Tuesday, 9 October 2012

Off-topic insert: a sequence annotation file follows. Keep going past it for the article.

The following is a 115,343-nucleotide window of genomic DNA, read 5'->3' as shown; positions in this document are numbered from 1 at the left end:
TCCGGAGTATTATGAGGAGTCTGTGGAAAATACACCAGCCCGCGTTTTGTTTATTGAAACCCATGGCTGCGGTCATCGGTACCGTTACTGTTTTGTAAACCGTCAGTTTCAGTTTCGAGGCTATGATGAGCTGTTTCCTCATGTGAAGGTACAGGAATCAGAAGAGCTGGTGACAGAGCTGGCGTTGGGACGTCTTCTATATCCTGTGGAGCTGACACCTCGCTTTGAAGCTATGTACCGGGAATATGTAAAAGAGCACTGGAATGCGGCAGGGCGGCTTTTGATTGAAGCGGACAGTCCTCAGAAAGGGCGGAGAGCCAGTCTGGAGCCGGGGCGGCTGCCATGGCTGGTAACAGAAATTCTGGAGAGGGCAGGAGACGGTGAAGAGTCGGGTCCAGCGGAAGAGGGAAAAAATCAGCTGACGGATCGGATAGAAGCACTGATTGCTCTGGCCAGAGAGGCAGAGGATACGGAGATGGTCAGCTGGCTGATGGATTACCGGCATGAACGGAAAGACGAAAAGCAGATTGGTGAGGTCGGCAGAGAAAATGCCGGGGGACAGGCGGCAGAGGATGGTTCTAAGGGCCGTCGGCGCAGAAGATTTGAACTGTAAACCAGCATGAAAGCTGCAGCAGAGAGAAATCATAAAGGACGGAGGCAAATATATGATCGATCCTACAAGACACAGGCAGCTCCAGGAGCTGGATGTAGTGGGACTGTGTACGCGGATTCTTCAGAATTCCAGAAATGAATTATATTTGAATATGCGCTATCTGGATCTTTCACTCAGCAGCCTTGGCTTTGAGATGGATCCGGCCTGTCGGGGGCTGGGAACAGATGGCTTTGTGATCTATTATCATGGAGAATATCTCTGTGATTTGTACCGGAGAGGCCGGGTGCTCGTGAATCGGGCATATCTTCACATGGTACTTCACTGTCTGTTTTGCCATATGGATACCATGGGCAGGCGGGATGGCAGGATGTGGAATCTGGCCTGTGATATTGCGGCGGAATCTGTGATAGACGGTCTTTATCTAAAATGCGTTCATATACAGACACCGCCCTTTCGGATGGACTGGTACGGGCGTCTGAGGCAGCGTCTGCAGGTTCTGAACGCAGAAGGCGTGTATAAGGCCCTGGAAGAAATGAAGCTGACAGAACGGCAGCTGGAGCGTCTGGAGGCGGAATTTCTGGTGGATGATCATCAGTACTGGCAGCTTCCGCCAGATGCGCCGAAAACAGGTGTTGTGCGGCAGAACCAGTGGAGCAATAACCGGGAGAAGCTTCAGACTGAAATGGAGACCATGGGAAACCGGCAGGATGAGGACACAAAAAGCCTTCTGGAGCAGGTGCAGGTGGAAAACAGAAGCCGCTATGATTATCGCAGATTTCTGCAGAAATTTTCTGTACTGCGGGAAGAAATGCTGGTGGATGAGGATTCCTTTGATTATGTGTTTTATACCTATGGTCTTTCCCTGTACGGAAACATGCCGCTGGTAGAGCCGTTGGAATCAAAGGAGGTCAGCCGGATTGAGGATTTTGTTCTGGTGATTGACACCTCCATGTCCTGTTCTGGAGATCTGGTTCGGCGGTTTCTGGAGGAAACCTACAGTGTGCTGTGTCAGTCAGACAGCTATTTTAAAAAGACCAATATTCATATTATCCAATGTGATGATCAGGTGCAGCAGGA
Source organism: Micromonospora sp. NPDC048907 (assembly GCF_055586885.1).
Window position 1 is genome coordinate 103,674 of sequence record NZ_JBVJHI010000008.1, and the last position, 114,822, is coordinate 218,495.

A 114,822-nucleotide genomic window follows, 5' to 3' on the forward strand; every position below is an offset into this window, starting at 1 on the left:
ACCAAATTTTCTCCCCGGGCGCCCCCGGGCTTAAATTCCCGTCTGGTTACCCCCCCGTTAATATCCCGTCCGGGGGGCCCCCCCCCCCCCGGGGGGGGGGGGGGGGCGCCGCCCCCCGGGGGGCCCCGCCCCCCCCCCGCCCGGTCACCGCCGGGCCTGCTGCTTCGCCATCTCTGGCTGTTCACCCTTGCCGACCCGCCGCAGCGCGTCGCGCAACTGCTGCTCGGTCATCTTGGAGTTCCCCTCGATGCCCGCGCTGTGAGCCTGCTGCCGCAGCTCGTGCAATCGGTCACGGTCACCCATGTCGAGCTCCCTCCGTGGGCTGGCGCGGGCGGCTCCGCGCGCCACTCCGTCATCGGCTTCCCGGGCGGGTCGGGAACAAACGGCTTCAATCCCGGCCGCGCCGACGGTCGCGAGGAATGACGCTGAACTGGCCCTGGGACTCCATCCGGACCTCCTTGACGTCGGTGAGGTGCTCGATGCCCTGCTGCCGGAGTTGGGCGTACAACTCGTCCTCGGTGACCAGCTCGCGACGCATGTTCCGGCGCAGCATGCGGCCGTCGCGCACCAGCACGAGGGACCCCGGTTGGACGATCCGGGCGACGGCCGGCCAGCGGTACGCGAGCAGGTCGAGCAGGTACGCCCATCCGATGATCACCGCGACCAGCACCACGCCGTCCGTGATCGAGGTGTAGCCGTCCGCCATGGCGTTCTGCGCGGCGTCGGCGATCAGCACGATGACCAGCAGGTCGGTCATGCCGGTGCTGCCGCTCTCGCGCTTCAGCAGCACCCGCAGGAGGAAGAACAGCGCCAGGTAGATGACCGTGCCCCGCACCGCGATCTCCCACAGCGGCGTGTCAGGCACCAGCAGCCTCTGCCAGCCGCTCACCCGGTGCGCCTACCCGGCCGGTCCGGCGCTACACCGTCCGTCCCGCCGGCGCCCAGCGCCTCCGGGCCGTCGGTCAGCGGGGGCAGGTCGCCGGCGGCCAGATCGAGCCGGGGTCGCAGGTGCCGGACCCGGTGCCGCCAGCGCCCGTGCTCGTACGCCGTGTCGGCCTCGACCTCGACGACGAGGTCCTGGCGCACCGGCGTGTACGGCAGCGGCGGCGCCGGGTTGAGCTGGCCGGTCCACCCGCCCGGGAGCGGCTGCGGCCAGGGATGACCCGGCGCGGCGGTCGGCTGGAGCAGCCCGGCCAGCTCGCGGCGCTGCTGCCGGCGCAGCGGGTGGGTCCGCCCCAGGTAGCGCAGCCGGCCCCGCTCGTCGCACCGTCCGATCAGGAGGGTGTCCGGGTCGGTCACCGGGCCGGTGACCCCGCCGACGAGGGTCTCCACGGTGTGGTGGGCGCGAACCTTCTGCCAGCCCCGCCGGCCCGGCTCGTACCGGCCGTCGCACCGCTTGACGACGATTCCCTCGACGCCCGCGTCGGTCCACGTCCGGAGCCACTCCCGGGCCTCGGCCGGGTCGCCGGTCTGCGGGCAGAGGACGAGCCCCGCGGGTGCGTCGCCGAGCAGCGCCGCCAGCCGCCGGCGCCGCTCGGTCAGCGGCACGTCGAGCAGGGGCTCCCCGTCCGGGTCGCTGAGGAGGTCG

(Josh Radnor, 2012) Combining two distinct sub-genres of the romantic comedy: the "manic pixie dream girl" movie and the "stunted manchild is forced to find a new maturity through trauma" movie into a single entity, Liberal Arts is something of an odd beast. Its not really a romcom, in fact it's barely a comedy at all. For much of its running time it's a likeable romantic drama with a few obvious comic elements, such as Zac Efron's barefoot new age guru, dispensing wisdom and anecdotes to writer-director-star Josh Radnor's sensitive lead Jesse. Jesse, a thirtysomething graduate working in admissions at a Manhattan College, is tired of his lonely, book-filled life, and he returns to his old College campus in Ohio for his favourite Professor's (Richard Jenkins, who gets a couple of great scenes of quiet regret) retirement dinner, where he meets Zibby (Elizabeth Olsen) an 'advanced' 19-year old student. There is an immediate spark between them - signalled by their thoughtful expressions and off-key wit - which develops and deepens after they exchange precious, oh-so-sensitive letters about classical music, the beauty of the city and their states of mind. She invites him to return, and then things get really complicated. Radnor's film strains a little too hard for cinematic poetry, but its at its best when it stays modest, revealing a few of the simple truths of the disappointments and compromises of life in ones thirties. Its also a nice portrayal of bibliophilia; Jesse reads books constantly, as he walks in the street, and he and Zibby have their first real fight about her liking of a series of unnamed vampire novels and his snobbish dismissal of them. Olsen is charming and attractive in a role which could have been extremely grating, and Radnor is a likeable lead. A surprisingly strong parallel strand in the narrative has him counsel a depressive student he randomly meets in a coffee shop, and the film has a nice, believable ending. It is a small film with small pleasures, nice performances and a few small flaws.

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